On our way out of town the following morning, we stumble on a hand-painted sign for the Botum Sakor Community Development Organization and wander over. The founder and director, Sopheap Phoung greets us at the gate in a tanktop and flipflops. Although he is in the middle of coordinating volunteers who offer two weeks of their time to teach English and environmental education at his school, he sits down to chat. We discover he worked for years with the Wildlife Alliance and trained countless teams of rangers in enforcement. A few years ago, he retired — not because the work is not important, but because the education that can prevent the need for law enforcement in marginalized communities is too often overlooked.

Photo: Sierra Gladfelter

Sopheap built a school to supplement the local public school by providing English classes and environmental education as well as adult education, such as how to make cooking briquettes from leaf litter to reduce coal and wood consumption. He recruited students from Chi Phat and Aundong Tuek, and currently has over 90 students in regular attendance. The school runs without regular funding, and programs are supported by Sopheap’s own money and irregular donations. We discover that Vanak, our glowing mountain bike guide, learned to speak English and was inspired to care for the Cardamoms at this humble school.

As we walk the dusty highway to the bridge where we will catch our bus, it’s impossible not to feel brighter. Despite the darkness that lingers in these mountains — animals stolen for black markets, trees drug from virgin forests, and communities pinned with little option but to kill their land to survive — hope can rise with little but the energy of a few people.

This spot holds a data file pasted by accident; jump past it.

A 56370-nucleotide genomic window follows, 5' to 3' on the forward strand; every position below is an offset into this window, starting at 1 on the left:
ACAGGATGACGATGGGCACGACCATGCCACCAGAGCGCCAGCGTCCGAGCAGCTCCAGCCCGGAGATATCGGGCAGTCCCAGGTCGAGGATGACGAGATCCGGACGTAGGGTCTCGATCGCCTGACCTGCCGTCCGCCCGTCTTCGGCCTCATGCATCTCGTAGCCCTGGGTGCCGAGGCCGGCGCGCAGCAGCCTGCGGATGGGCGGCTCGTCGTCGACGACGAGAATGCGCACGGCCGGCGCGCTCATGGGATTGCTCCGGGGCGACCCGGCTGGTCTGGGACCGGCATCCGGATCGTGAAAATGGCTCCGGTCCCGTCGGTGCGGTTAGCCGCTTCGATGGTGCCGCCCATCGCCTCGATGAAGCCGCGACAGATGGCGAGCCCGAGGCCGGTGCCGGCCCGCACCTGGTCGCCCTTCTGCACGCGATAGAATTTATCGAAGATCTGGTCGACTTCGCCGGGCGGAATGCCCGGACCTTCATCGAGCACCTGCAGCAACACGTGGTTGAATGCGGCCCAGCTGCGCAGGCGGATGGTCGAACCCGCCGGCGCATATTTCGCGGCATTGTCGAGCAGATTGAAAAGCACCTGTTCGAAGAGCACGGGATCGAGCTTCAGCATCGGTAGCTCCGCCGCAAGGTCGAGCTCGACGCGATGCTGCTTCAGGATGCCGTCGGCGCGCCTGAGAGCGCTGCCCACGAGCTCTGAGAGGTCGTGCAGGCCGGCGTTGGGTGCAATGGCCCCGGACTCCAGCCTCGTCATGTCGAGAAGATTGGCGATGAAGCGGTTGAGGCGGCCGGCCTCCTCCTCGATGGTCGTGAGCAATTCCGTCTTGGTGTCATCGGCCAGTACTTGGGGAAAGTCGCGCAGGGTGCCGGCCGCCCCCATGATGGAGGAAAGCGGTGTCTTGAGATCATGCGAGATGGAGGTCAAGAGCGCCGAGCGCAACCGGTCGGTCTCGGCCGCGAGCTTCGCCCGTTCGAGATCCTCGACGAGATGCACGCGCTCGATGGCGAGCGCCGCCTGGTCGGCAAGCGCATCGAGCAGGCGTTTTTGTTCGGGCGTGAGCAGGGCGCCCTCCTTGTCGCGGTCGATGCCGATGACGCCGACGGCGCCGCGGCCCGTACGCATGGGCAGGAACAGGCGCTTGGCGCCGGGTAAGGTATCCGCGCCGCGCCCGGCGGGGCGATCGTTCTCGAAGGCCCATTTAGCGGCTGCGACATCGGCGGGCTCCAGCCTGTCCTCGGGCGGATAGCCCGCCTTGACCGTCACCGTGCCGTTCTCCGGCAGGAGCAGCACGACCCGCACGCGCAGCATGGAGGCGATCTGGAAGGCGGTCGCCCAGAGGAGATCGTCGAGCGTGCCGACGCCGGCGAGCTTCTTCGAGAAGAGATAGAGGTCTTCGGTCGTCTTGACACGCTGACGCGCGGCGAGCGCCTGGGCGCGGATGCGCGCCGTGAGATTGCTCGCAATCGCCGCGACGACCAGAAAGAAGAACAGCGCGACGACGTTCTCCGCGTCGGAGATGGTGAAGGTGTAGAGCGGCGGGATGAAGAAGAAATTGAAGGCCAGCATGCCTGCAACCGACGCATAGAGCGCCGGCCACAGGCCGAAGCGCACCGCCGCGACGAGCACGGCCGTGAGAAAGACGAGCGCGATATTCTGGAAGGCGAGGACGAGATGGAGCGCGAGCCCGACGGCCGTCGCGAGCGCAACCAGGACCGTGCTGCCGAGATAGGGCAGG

Although hundreds of communities across Cambodia remain tied to unsustainable livelihoods, Chi Phat has managed to carve out another way of surviving in the Cardamoms. Rather than feeding the greed of distant markets at its own expense, Chi Phat has chosen to nourish the forest and species closest to it. Its success is testimony to what can be accomplished when a community rallies behind one vision. Though only one of countless villages sprinkled through the jungles of Cambodia, Chi Phat shines as a beacon for the future of a rising Southeast Asia.

Get there

Chi Phat can be reached from the bridge in Andoung Tuek by long-tail boat (2 hours, $25) or motorbike (45 minutes, $7). Buses leave Phnom Penh for Koh Kong frequently; just tell your driver where you want to be dropped off in advance. The public boat advertised in Lonely Planet does not exist.

To book a long-tail boat or make reservations in advance, contact the www.ecoadventurecambodia.com (CBET) Office:

View 2 comments